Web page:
Until now, we have discussed the inherent advantage of RF-SOI versus GaAs pHEMT in terms of its RON*COFF FOM. There is a second and equally important performance advantage in RF-SOI devices: linearity. In basic terms, the linearity of a device is a measure of its ability to accurately pass signals from input to output without adding distortion. Distortion comes in many forms but in switches it is most often benchmarked by the Input Third-Order Intercept Point, or IIP3. RF-SOI has an advantage in linearity over GaAs due to the improved linearity of the silicon transistor capacitances versus GaAs. The result of this can be seen in Table 1 by comparing the IIP3 values for the Marki MSW2-1001ELGA to GaAs pHEMT competitors. On average, the MSW2-1001ELGA has an IIP3 of 10dB higher than its GaAs pHEMT competitors. This is in addition to all the previously stated performance advantages.
Alternative Switch Technologies
To this point, we have only considered transistor switch technologies. In this limited space, SOI is uniformly superior to competing technologies. There are non-transistor switches as well, which operate very differently and each have their place.
Micro-electromechanical (MEMs) Switches
A transistor switch is a purely electrical device in the sense that nothing physical is moving. A MEMs switch consists of an actual physical contact that is made and broken with each switching cycle, just as you would expect from the switch diagram. This has some significant benefits including:
- DC and RF are switched together
- Linearity and power handling are very high
- Insertion loss can be low
There are also fundamental disadvantages:
- Isolation may not be as good
- Slower than purely electronic switches
- Requires high switching voltage
- Lifetime limited by number of switching cycles
- Lower operating frequencies
From these points, it should be clear that there are applications where MEMs are more appropriate and applications where a transistor switch is appropriate.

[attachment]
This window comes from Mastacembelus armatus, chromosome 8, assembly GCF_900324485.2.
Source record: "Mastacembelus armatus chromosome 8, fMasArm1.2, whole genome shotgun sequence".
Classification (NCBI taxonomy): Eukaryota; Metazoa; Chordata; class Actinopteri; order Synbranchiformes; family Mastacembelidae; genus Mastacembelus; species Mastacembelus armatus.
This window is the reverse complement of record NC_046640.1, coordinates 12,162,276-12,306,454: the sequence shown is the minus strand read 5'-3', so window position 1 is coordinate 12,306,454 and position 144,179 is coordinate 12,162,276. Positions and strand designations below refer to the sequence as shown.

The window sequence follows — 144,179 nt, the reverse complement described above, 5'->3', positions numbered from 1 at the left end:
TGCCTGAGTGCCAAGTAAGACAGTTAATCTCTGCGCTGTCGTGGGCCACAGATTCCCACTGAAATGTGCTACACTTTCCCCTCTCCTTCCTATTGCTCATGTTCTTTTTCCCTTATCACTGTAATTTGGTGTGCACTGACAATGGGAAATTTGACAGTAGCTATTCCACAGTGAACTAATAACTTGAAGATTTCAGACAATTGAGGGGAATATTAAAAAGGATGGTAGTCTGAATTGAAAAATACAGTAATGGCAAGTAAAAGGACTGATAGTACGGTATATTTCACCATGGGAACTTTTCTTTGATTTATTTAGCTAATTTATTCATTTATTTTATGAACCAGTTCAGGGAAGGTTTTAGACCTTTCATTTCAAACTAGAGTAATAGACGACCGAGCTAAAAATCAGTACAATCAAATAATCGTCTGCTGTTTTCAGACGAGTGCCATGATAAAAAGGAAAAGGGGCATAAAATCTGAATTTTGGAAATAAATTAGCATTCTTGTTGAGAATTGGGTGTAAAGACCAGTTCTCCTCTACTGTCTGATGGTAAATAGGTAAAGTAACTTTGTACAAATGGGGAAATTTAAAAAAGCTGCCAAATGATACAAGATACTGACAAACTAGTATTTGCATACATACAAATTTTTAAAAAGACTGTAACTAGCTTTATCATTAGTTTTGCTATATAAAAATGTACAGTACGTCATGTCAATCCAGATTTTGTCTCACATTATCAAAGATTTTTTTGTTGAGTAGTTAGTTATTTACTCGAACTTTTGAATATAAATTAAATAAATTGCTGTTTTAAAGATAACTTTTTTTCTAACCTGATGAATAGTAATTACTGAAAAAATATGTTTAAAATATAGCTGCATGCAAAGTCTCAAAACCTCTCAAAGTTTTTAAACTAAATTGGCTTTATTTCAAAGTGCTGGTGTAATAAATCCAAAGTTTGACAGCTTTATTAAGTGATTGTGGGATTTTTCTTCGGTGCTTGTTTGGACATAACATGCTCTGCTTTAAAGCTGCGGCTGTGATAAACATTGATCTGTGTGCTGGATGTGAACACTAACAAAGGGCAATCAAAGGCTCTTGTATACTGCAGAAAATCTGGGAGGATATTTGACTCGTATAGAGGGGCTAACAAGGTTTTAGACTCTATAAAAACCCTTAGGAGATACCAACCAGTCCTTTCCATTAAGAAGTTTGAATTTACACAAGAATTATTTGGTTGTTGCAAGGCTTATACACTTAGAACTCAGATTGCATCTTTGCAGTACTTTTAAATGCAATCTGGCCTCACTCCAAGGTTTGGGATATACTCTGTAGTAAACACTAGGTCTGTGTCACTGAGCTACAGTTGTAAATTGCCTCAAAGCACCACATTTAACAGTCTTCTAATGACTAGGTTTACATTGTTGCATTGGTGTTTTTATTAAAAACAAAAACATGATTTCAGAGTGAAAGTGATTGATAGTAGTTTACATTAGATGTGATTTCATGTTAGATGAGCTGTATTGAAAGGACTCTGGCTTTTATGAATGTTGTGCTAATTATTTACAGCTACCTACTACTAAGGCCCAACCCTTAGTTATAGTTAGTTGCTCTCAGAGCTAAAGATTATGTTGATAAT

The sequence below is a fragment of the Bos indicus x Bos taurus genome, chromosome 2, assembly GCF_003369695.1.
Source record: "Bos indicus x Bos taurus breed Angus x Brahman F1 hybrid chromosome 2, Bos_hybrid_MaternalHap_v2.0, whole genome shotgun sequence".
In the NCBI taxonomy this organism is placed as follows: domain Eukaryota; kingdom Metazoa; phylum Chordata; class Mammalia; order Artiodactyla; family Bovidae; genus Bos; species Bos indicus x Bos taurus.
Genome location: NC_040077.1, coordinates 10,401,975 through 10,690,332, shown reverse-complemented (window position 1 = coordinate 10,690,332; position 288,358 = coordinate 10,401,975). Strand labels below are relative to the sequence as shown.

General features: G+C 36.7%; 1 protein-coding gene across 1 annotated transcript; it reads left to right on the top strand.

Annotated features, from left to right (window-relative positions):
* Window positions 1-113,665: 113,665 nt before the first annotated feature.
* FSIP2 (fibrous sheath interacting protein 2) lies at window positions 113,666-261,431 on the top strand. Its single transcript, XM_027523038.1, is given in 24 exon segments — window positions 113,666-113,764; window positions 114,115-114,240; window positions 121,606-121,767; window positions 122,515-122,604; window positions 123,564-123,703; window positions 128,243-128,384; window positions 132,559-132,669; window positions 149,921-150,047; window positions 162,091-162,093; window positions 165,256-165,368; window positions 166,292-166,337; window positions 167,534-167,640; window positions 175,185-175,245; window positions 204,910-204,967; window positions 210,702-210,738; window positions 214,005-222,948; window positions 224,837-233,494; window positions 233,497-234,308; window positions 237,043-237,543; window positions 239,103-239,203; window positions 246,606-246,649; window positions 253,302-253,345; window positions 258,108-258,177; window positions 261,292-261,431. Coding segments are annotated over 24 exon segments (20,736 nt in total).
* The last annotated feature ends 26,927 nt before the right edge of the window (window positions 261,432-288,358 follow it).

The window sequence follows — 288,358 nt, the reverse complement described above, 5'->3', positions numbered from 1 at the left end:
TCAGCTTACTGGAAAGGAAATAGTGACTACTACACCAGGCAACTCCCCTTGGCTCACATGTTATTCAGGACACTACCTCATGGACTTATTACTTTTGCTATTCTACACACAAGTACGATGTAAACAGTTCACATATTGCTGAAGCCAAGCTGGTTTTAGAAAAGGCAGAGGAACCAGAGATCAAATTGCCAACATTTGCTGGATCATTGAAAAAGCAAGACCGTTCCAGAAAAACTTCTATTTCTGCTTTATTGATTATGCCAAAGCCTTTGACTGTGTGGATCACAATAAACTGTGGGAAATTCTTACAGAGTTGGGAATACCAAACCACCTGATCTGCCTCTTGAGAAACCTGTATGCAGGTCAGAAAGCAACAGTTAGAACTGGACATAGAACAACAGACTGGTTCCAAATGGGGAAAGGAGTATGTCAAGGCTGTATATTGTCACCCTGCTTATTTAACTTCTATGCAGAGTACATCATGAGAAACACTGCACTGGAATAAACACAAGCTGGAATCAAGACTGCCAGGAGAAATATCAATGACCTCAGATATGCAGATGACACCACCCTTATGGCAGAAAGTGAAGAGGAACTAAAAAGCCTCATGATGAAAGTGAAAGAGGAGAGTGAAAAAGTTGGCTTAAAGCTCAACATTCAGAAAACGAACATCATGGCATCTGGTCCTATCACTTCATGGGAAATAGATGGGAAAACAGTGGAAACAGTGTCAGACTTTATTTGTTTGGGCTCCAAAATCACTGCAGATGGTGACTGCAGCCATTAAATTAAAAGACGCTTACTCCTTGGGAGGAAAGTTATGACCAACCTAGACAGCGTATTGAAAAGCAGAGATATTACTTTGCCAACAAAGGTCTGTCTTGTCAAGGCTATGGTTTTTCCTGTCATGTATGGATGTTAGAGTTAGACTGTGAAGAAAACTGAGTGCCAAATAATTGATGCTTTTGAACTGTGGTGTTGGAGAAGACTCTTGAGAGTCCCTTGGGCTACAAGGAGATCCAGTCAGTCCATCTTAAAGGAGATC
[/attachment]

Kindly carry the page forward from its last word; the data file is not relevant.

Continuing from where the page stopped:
PIN Diode Switches
Another type of purely electrical, solid-state switch is the PIN diode switch. There are two major issues with these switches:
- While transistors are natively three port devices, PIN diodes are only two port devices. This means some kind of diplexing circuit is required to separate the control circuitry and the signal, typically a bias tee with an inductor and blocking cap.
- They require an active current to turn on and off, so the current must be controlled and dissipate power.
PIN diodes have an advantage in that they can handle significantly higher power levels than SOI, however. In some applications that don’t require broadband, low frequency operation PIN diodes may be preferable. This is especially true at very high frequencies or in very niche, low volume applications.
Why not SOI?
Given these benefits, it would seem all switches on the market would be built using SOI instead of GaAs pHEMT. Nonetheless, several companies have released GaAs pHEMT switches in the recent past. Marki also considered, and dismissed, the idea of making GaAs pHEMT switches several times. Why?
The reason is that silicon development requires its own, separate development ecosystem. There are very few resources that can be used for both GaAs and silicon development. Production of SOI devices requires separate suppliers for chips, packaging materials, packaging services and design software. While the end product can be tested and used exactly the same as GaAs products, the design and production is completely different. It requires development of a completely new team.
Prior to Marki, only high volume communications companies were able to support an SOI capability. Marki made the jump, we have the capability, so what now?
The ability to make SOI switches means that you should expect more, superior and differentiated switch products for our core customers. Different throw counts, power handling, linearity and other spec tradeoffs will be available to our customer base. More variety will be available for smaller volume customers.
The ability to design in silicon means the ability to add intelligence to any product. We have a lot of ideas on how to use this intelligence, but we are just getting started. When combined with Marki’s legendary packaging prowess, the possibilities are endless.